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🦘Cacatman's Personal Coronavirus COVID-19 Update Thread

cacatman

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Vaccination Reduces Infection Rates & (Most Likely) Transmission
  1. Vaccinated people tend to have lower viral loads.
  2. Lower viral loads are linked to less viral spread.
  3. Data showed 94% fewer symptomatic coronavirus cases and 92% fewer cases of serious illness among those vaccinated

 

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cacatman

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Israel's Vaccination Experience
Israel has given the first shot to 4.2 million people—more than two-thirds of eligible citizens over 16 years old—and a second shot to 2.8 million, according to its health ministry. The country has around 9.3 million citizens.
The study, which involved about 9,000 people, also found a 75% reduction in both symptomatic and asymptomatic infections after the first shot. The study was published as a correspondence, meaning it represents the views of the authors and not the Lancet.
 

cacatman

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Complications - Post Hospital Heart Damage Lingers
Heart damage is present in a significant number of COVID-19 patients after they have been hospitalized with elevated troponin levels, according to new findings published in the European Heart Journal.

The study’s authors used MRI examinations to evaluate 148 COVID-19 patients. All patients had elevated troponin levels and were treated at one of six hospitals in London during the pandemic’s first few months. The images were obtained at least one full month following discharge, suggesting the identified damage can remain for a considerable amount of time. Forty healthy volunteers also underwent MRI scans to provide the analysis with a control group.

Overall, signs of heart damage—which included inflammation, scarring and restricted blood supply to the heart—were present in 54% of patients. The heart’s left ventricle did appear to be free of damage and functioning properly for 89% of patients.
 

cacatman

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Anaphylaxis 11.1/million with Pfizer Vaccinations
In general, anaphylaxis occurs in 1.3 per 1 million vaccinations, but it appears to occur somewhat more frequently after COVID-19 vaccination, notes David M. Lang, MD, Chair of the Department of Allergy and Clinical Immunology in Cleveland Clinic’s Respiratory Institute.

According to the CDC, 21 cases of anaphylaxis have been reported following the nearly 1.9 million Pfizer-BioNTech vaccinations administered in the U.S. as of Dec. 23, 2020. That’s a rate of 11.1 per 1 million vaccinations.

Most people didn’t have side effects. A little over 50% didn’t experience any side effects at all and remember, they were still 94% protected after receiving the vaccine. So, you don’t need to worry if you don’t have any symptoms after your COVID-19 vaccinations.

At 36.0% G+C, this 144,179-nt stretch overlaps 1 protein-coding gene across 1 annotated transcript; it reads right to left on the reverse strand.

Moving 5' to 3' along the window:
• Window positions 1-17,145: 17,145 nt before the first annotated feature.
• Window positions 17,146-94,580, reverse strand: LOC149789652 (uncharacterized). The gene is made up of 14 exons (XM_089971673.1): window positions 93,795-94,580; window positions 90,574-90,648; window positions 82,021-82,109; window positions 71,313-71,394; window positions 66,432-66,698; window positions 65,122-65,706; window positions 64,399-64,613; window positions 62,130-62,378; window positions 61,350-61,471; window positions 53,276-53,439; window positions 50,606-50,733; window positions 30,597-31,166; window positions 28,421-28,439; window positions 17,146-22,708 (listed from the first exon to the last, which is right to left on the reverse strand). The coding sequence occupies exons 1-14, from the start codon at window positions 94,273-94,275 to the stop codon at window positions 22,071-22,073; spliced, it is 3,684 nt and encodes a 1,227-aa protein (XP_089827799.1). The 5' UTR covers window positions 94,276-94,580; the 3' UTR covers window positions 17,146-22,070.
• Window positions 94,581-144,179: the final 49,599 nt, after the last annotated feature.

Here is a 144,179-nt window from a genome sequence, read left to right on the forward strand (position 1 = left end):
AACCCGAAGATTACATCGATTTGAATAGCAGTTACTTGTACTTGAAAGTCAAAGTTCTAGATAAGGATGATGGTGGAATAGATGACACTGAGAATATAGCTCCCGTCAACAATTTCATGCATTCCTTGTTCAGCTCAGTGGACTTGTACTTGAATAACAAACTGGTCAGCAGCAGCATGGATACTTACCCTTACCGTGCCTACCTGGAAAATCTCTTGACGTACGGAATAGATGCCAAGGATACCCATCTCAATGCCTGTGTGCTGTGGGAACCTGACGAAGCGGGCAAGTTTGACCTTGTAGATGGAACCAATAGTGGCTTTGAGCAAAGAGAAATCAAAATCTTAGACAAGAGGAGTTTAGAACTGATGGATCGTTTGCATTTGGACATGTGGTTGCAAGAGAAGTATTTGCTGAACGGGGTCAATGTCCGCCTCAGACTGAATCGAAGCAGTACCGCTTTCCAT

cacatman

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Pregnancy - A Risk for COVID-19
Originally, pregnancy was not thought to be a risk for COVID infection. A recent study showed they were significantly more likely to require intensive care, to be connected to a specialized heart-lung bypass machine, and to require mechanical ventilation than nonpregnant women of the same age who had Covid symptoms. Most importantly, the pregnant women faced a 70 percent increased risk of death, when compared to nonpregnant women who were symptomatic.


An interim report from the UK Obstetric Surveillance System (UKOSS) on pregnant women admitted to hospital with confirmed COVID-19 in the UK was published on 8 June 2020. This reported on 427 pregnant women admitted to UK hospitals with confirmed SARS-CoV-2 infection between 1 March and 14 April 2020. During this time, public health recommendations were to test only individuals admitted to hospital with symptoms of COVID-19. Of the 427 pregnant women, 38 women (9%) required level 3 critical care; four women (less than 1%) received extracorporeal membrane oxygenation (ECMO).These data are expected to be updated in the future.
Knight M, Bunch K,Vousden N, et al. Characteristics and outcomes of pregnant women admitted to hospital with confirmed SARS-CoV-2 infection in UK: national population based cohort study. BMJ 2020;369:m2107.

Severe illness appears to be more common in later pregnancy. In the UKOSS study, most women were hospitalised in their third trimester or peripartum (n = 342, 81%).The median gestational age at hospital admission was 34+0 weeks of gestation (interquartile range [IQR] 29–38 weeks of gestation).11 Similarly, an analysis of women in French hospitals showed that those in the second half of pregnancy, from 20 weeks of gestation, were five times more likely to be admitted to ICU than those in the first half of pregnancy.
Badr DA, Mattern J, Carlin A, et al. Are clinical outcomes worse for pregnant women at >/=20 weeks’ gestation infected with coronavirus disease 2019? A multicenter case-control study with propensity score matching. Am J Obstet Gynecol 2020 Jul 27 [Epub ahead of print]

Maternal COVID-19 is associated with an approximately three times greater risk of preterm birth.A systematic review estimated the risk at approximately 17%.8 Most of these preterm births (94%) were iatrogenic. In the UKOSS study, 58% of women gave birth during the data collection period; the median gestational age at birth was 38 weeks (IQR 36–39 weeks).

Of the women who gave birth, 27% had preterm births: 47% of these were iatrogenic for maternal compromise and 15% were iatrogenic for fetal compromise.